The Ministry of Finance has submitted for feedback a set of proposed legislative amendments which would even up currently distinct requirements for employees and officials in Estonia's civil service.
These changes should lead to more flexible and transparent working arrangements as well as increase people's opportunities for career mobility, the ministry announced this week.
According to Minister of Finance Mart Võrklaev (Reform), the main issue with the Civil Service Act, which has been in force for a decade, is the differing treatment of employees and officials in civil service.
Namely, the law distinguished between civil service officials, who exercise public authority, and civil service employees, who perform support functions.
"Estonia is small, and we're competing with the private sector for labor," Võrklaev said. "We have to hang on to every valuable person. We cannot have differing requirements for civil servants and offer differing salaries based on whether someone is an official or an employee."
The two roles are starting to blur, eliminating the need for a strict distinction between the two, the minister acknowledged.
"And the country as a whole expects a more uniform work culture and transparency regarding employees' rights," he continued. "This is why we are suggesting ways to bring the two roles closer together."
Ülle Harak, director of the Public Administration and Public Service Department at the Ministry of Finance, explained that civil service officials are currently subject to tougher requirements than employees, who are subject only to the general regulations of the labor market.
"In practice, this has led to a situation where increasing numbers of people in civil service are switching to standard employment contracts," Harak said. "At the same time, both officials and employees represent the state, and should be subject to similar values."
Among the proposals under consideration are:
- harmonizing the salary system and payroll, resulting in a more uniform wage system;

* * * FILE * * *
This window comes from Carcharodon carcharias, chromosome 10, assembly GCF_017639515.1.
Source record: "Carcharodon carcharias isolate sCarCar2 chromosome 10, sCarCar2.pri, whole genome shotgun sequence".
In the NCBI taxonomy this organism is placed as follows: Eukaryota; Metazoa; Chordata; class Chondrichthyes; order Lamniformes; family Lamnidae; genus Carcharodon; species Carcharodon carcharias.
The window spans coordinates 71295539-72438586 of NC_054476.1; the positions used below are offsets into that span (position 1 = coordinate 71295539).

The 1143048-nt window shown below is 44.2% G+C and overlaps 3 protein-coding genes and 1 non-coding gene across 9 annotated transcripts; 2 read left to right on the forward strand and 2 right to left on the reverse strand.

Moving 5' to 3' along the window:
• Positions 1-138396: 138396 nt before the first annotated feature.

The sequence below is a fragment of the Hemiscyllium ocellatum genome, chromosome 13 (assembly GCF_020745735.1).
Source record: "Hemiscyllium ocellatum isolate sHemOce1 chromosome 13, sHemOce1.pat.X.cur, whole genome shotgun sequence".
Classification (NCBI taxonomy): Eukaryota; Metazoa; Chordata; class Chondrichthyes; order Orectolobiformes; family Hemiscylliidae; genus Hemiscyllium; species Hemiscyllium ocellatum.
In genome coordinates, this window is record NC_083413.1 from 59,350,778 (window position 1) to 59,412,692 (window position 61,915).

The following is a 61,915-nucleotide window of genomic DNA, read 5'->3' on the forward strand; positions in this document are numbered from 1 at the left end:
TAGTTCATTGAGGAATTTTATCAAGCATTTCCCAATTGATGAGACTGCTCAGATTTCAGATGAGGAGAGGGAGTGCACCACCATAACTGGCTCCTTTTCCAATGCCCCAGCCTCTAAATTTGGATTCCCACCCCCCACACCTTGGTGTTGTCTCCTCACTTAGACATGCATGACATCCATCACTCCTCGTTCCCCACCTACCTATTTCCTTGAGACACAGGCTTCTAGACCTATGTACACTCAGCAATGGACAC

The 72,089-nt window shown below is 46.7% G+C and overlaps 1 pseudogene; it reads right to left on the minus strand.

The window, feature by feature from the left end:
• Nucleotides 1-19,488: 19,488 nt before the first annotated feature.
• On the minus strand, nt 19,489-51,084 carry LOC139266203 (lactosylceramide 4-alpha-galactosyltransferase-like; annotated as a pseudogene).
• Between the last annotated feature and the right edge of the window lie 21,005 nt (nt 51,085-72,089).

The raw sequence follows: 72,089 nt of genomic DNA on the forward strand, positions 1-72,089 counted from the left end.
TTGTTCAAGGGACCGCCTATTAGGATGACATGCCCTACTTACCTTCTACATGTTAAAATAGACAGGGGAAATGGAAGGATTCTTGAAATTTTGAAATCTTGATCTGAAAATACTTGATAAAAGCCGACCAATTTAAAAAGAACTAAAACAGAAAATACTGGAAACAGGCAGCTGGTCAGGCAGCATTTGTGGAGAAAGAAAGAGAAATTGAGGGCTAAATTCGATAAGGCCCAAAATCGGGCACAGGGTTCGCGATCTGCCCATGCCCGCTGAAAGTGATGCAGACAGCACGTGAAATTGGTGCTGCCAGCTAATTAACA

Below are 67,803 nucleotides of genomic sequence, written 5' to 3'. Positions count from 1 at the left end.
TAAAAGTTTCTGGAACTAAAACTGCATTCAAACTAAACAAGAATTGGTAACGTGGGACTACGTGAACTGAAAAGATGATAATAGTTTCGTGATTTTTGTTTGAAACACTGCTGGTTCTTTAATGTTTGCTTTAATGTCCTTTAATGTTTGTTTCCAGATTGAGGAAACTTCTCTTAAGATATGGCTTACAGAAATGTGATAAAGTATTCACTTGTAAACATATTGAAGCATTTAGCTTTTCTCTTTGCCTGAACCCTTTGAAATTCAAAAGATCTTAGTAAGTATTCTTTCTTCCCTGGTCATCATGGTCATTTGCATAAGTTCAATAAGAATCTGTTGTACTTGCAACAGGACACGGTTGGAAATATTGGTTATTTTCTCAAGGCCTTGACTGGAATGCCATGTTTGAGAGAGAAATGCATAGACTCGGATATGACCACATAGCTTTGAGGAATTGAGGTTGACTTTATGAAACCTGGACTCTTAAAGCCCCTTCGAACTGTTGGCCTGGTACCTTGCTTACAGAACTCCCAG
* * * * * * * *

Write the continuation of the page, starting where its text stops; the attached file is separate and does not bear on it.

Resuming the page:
- disclosing employee salaries, similarly to those of officials;
- adapting officials ethics into civil service ethics, applicable to public institution employees as well;
- establishing a maximum term of employment for senior managers equal to twice the term of office, to avoid political or economic influence on an institution;
- converting mid-level manager (department director) service relationships to fixed terms, facilitating mobility and freeing up posts for people with new ideas and different knowledge or skills;
- abandoning the regulation of development and assessment interviews, to increase institutions' freedom in determining how to evaluate performance and which development measures to implement;
- facilitating people's career mobility within and between institutions.
Which proposals will end up amended into law will be determined after the ministry receives feedback on them.
"There are two options — either we'll introduce some of the proposed changes, or we'll carry out a reform that would leave only one type of employment relationship in civil service," Harak said.
Currently, the director of the Estonian Foreign Intelligence Service (EFIS) and director general of the Competition Authority are already limited to two terms. The Security Authorities Act also prescribes the same rule for the directors of Estonia's security services.
The ministry wants to limit deputy directors of government agencies to fixed-term contracts as well, as is already currently the case for the deputy director general of the Police and Border Guard Board (PPA) and the Estonian Internal Security Service (ISS, or KAPO).
Proposed changes would also introduce a public sector minimum wage of 60 percent of Estonia's median salary.
Last year, a total of 22,410 civil servants worked for state authorities, including 6,986 officials, 9,057 special service officials, 5,239 contractual employees and 1,137 special service employees.
The Civil Service Act also applies to local government authorities, which last year employed a total of 5,517 people, including 2,957 officials and 2,560 employees.
Relevant authorities have one month to provide feedback on the Finance Ministry's proposals. According to the ministry's plan, proposed changes are slated to take effect on July 1 next year.
Editor: Aili Vahtla, Marcus Turovski